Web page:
Americans could see an easing of COVID-19 social distancing recommendations as soon as this week.
Updated guidance expected from the U.S. Centers for Disease Control and Prevention would change current recommendations for schools and some other community settings, sources familiar with the plans told CNN.
“The CDC is always evaluating our guidance as science changes and will update the public as it occurs,” the agency told CNN.
Changes would include de-emphasizing the 6 feet of social distancing that the CDC has advised since early in the pandemic, both for schools and in the community. Instead, it would work to educate people on what settings are riskier based on crowds, poor ventilation and personal risks such as health issues and age, CNN reported.
For schools, the CDC would no longer recommend that students who are exposed to the virus take regular tests to stay in the classroom, an effort used since last December that was expensive for schools to do. Testing would be based instead on virus levels in the community and also on high-risk settings, including nursing homes and prisons.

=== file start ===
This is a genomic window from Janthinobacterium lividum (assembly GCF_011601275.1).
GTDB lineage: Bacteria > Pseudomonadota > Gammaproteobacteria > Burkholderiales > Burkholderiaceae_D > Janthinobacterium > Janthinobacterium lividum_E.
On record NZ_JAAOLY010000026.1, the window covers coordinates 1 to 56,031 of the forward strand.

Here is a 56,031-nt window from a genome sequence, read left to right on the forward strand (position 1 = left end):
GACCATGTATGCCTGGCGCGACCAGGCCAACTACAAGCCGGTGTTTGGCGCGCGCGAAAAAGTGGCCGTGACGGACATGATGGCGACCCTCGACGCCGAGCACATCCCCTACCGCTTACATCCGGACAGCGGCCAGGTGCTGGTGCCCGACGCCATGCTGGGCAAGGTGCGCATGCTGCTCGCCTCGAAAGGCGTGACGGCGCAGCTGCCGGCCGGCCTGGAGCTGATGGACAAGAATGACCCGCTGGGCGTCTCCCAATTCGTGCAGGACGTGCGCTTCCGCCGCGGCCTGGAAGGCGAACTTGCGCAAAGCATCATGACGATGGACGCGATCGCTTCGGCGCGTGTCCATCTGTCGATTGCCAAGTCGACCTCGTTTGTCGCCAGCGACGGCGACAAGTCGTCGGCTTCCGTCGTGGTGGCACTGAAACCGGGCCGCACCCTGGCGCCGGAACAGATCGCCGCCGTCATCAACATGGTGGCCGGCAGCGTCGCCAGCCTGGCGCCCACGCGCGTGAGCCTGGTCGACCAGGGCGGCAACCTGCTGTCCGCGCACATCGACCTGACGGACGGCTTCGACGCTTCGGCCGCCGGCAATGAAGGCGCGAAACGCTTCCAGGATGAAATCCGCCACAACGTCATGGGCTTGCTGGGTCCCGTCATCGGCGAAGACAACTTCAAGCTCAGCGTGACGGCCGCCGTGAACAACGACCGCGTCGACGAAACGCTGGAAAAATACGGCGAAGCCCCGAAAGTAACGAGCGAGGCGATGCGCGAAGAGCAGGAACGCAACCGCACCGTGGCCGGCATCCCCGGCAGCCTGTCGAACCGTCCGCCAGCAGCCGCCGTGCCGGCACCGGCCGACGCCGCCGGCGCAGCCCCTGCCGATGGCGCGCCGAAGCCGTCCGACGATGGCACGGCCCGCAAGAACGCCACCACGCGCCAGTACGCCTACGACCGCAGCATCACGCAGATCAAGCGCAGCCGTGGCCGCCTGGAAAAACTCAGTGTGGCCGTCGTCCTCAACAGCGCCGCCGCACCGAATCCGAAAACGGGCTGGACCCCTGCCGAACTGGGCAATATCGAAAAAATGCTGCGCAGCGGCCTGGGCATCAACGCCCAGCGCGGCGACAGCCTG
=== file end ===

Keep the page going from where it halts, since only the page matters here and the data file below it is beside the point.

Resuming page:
An re-emphasis will be put on building ventilation to stop the spread of many respiratory illnesses, including at schools, which would be asked to make a greater effort to clean and refresh their indoor air, CNN reported.
Though the CDC is still expected to ask people who are sick with COVID to isolate, the plan would ease recommendations for someone who is unvaccinated or not up to date on shots who comes into contact with an ill person. Instead of being asked to stay home for at least five days, those individuals would be asked to wear a mask and test at least five days after being exposed to the virus.
The reasons for the changes include a high level of underlying immunity, with 95% of Americans having had the virus or having been vaccinated against it, as well as changes in public opinion about the precautions.
The CDC’s recommendations are not mandates. Local government, states and school districts can set their own guidelines under these circumstances.
About 46% of the U.S. population currently lives in areas with a high level of virus in the community, according to the CDC.
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